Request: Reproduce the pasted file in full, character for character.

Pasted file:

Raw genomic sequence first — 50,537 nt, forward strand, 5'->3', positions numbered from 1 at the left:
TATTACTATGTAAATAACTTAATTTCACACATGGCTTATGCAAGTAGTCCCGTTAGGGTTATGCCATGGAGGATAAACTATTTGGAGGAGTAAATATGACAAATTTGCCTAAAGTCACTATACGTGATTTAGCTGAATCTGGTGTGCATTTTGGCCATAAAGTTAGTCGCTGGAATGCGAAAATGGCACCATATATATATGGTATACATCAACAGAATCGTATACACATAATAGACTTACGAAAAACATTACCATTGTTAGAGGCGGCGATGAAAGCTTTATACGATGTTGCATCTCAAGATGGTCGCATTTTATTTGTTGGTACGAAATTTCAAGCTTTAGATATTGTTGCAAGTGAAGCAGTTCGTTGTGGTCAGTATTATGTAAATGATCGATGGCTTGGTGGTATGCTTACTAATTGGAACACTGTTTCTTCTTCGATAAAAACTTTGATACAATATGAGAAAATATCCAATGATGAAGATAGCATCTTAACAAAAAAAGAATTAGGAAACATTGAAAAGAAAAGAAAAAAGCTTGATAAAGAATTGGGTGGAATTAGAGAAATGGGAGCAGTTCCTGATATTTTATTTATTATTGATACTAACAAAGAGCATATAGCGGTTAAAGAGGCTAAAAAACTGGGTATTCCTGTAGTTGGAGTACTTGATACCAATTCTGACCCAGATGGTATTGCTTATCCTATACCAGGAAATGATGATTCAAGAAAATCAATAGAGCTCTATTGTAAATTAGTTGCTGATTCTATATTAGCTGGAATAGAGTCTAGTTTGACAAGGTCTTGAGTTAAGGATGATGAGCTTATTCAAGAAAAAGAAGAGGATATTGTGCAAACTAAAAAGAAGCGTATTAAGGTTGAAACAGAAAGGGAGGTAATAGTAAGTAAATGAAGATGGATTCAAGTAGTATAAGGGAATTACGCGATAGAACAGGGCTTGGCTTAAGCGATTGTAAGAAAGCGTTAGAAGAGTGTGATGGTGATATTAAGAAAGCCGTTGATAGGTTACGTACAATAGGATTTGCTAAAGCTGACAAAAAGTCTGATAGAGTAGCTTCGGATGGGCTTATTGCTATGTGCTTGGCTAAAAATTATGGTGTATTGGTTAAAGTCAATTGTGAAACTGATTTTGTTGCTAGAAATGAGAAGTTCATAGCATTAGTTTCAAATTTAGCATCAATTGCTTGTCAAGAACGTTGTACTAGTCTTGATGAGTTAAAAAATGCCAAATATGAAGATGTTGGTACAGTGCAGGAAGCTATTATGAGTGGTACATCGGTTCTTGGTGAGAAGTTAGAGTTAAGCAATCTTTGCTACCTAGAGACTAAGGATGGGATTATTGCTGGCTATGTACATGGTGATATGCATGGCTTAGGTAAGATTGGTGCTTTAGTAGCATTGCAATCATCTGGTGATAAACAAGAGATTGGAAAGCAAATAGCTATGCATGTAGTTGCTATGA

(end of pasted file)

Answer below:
Raw genomic sequence first — 50,537 nt, forward strand, 5'->3', positions numbered from 1 at the left:
TATTACTATGTAAATAACTTAATTTCACACATGGCTTATGCAAGTAGTCCCGTTAGGGTTATGCCATGGAGGATAAACTATTTGGAGGAGTAAATATGACAAATTTGCCTAAAGTCACTATACGTGATTTAGCTGAATCTGGTGTGCATTTTGGCCATAAAGTTAGTCGCTGGAATGCGAAAATGGCACCATATATATATGGTATACATCAACAGAATCGTATACACATAATAGACTTACGAAAAACATTACCATTGTTAGAGGCGGCGATGAAAGCTTTATACGATGTTGCATCTCAAGATGGTCGCATTTTATTTGTTGGTACGAAATTTCAAGCTTTAGATATTGTTGCAAGTGAAGCAGTTCGTTGTGGTCAGTATTATGTAAATGATCGATGGCTTGGTGGTATGCTTACTAATTGGAACACTGTTTCTTCTTCGATAAAAACTTTGATACAATATGAGAAAATATCCAATGATGAAGATAGCATCTTAACAAAAAAAGAATTAGGAAACATTGAAAAGAAAAGAAAAAAGCTTGATAAAGAATTGGGTGGAATTAGAGAAATGGGAGCAGTTCCTGATATTTTATTTATTATTGATACTAACAAAGAGCATATAGCGGTTAAAGAGGCTAAAAAACTGGGTATTCCTGTAGTTGGAGTACTTGATACCAATTCTGACCCAGATGGTATTGCTTATCCTATACCAGGAAATGATGATTCAAGAAAATCAATAGAGCTCTATTGTAAATTAGTTGCTGATTCTATATTAGCTGGAATAGAGTCTAGTTTGACAAGGTCTTGAGTTAAGGATGATGAGCTTATTCAAGAAAAAGAAGAGGATATTGTGCAAACTAAAAAGAAGCGTATTAAGGTTGAAACAGAAAGGGAGGTAATAGTAAGTAAATGAAGATGGATTCAAGTAGTATAAGGGAATTACGCGATAGAACAGGGCTTGGCTTAAGCGATTGTAAGAAAGCGTTAGAAGAGTGTGATGGTGATATTAAGAAAGCCGTTGATAGGTTACGTACAATAGGATTTGCTAAAGCTGACAAAAAGTCTGATAGAGTAGCTTCGGATGGGCTTATTGCTATGTGCTTGGCTAAAAATTATGGTGTATTGGTTAAAGTCAATTGTGAAACTGATTTTGTTGCTAGAAATGAGAAGTTCATAGCATTAGTTTCAAATTTAGCATCAATTGCTTGTCAAGAACGTTGTACTAGTCTTGATGAGTTAAAAAATGCCAAATATGAAGATGTTGGTACAGTGCAGGAAGCTATTATGAGTGGTACATCGGTTCTTGGTGAGAAGTTAGAGTTAAGCAATCTTTGCTACCTAGAGACTAAGGATGGGATTATTGCTGGCTATGTACATGGTGATATGCATGGCTTAGGTAAGATTGGTGCTTTAGTAGCATTGCAATCATCTGGTGATAAACAAGAGATTGGAAAGCAAATAGCTATGCATGTAGTTGCTATGA